I first picked up The Atlas of Love in a time in my life when I was just…sad. My relationship was sinking rather quickly, and I didn’t have a life vest to hold on to, until I randomly picked up The Atlas of Love from my local bookstore. I fell in LOVE with the story, so much so that I actually mailed my copy off to a dear friend in Bainbridge Island, Washington! It was a story that moved me, that helped me, a story that I wrote about and reviewed, and actually impressed the editor at Minted Magazine so much so that I am now an active contributor for the magazine. I’m honored that Laurie Frankel has been so gracious to participate in The Write Teacher’s Summer Author Interview Series. Laurie, you are one of our inspirations, a mentor, and now, well, we’d like to call you a friend.
Check out our interview:
TWT: Seattle seems to be a magical place when it comes to writing. So many wonderful writers and stories have come from the rainy city – do you think there is a particular reason for this? Or just coincidence?
LF: Well, it’s tempting to suggest that the rain and grey and gloom offer an atmosphere that, let’s face it, works really well for things like mystery, foreshadowing, mood, and the like, which you need for storytelling. And it’s tempting to suggest that Seattle writers are more productive because the weather means they’re inside a lot anyway and none of us would get anything done if we lived in Southern California and could go to the beach instead. But I’m not sure that’s it (Southern California produces a lot of good writing). I will say this for sure though: I have found the Seattle writing community to be incredibly supportive, warm, welcoming, and nourishing of one another. I hear tell that other places have communities of authors who are competitive, backstabby, and mean, and that’s not good for anyone (well, football players maybe, brain surgeons perhaps, but definitely not writers). So maybe that’s why — Seattle writers spread the love and in so doing spread the word? I hope so.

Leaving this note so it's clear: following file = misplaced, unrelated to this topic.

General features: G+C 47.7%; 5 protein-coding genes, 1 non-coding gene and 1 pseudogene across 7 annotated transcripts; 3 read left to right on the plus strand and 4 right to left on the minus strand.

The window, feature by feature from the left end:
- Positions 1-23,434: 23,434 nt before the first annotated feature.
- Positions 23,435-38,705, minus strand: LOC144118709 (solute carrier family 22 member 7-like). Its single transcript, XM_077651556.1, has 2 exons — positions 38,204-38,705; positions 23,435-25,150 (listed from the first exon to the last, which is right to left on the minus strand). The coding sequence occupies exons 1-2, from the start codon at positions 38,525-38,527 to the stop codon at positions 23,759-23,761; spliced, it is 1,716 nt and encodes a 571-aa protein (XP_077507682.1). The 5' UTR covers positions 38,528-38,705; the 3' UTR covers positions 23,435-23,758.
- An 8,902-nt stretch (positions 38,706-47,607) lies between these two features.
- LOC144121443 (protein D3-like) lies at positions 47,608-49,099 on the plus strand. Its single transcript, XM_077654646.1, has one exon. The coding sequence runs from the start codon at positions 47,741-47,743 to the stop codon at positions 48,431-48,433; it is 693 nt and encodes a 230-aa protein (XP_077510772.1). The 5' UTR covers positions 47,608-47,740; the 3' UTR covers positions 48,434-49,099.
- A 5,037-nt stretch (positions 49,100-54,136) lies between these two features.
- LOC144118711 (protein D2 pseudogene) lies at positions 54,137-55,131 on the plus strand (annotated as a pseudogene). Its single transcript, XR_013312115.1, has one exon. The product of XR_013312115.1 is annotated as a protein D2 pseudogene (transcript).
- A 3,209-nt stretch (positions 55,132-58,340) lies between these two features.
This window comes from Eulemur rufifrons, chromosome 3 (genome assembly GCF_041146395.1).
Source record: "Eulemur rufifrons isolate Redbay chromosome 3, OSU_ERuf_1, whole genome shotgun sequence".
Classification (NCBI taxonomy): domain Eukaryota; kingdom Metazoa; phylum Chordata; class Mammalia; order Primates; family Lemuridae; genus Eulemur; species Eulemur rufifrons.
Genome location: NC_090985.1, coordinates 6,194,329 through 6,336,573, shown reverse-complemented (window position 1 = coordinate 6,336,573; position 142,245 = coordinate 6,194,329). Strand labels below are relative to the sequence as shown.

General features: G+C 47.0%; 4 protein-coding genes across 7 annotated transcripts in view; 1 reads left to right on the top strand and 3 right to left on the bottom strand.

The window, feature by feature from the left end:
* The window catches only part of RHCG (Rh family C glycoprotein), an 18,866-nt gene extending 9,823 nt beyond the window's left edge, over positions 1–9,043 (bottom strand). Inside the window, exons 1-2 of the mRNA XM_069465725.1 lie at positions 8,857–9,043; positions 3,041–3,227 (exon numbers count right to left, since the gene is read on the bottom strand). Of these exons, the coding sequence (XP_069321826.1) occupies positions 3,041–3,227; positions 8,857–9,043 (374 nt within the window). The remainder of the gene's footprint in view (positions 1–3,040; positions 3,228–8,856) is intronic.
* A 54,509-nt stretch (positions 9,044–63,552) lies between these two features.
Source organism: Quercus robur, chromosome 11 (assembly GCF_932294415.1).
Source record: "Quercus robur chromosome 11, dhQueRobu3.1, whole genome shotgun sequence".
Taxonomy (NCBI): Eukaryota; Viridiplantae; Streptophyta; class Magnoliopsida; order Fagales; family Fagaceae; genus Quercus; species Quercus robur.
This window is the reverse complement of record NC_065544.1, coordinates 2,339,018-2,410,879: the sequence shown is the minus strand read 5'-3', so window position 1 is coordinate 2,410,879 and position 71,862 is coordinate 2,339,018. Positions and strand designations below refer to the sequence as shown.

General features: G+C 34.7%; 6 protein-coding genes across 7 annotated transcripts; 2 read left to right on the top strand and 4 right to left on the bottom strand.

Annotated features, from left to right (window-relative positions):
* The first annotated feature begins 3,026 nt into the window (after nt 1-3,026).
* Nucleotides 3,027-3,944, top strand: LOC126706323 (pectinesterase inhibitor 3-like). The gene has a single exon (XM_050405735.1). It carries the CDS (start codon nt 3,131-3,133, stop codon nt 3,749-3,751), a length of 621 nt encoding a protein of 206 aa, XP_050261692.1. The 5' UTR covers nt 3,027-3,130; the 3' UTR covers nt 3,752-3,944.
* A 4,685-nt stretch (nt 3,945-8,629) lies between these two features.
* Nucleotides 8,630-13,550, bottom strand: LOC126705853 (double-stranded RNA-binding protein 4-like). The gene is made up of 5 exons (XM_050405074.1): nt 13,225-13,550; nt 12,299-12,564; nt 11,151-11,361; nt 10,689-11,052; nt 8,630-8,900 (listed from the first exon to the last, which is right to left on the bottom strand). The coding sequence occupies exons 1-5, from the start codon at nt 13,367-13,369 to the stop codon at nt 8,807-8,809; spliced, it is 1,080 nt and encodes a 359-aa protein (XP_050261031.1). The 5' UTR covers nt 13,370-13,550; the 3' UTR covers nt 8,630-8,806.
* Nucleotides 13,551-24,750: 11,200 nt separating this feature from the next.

TWT: Can you tell our readers a little bit more about the inspiration behind The Atlas of Love?
I always tell my students that all writing has to have a point, something it wants to say. When I decided to write a novel, that was my first question to myself: what do I want to say? And the answer was this: family might look any way at all. There are lots of different ways to make a family besides man+woman+sex–>pregnancy–>baby=family. I feel very strongly about that. And all that said, family, as everyone knows, is not this perfect, conflict-free love-fest. Families are hard, even when they’re not related by blood. And families are families, even when they’re not related by blood. That was the inspiration for Atlas.
TWT: What can we expect from Goodbye for Now? (We wait with baited breathe)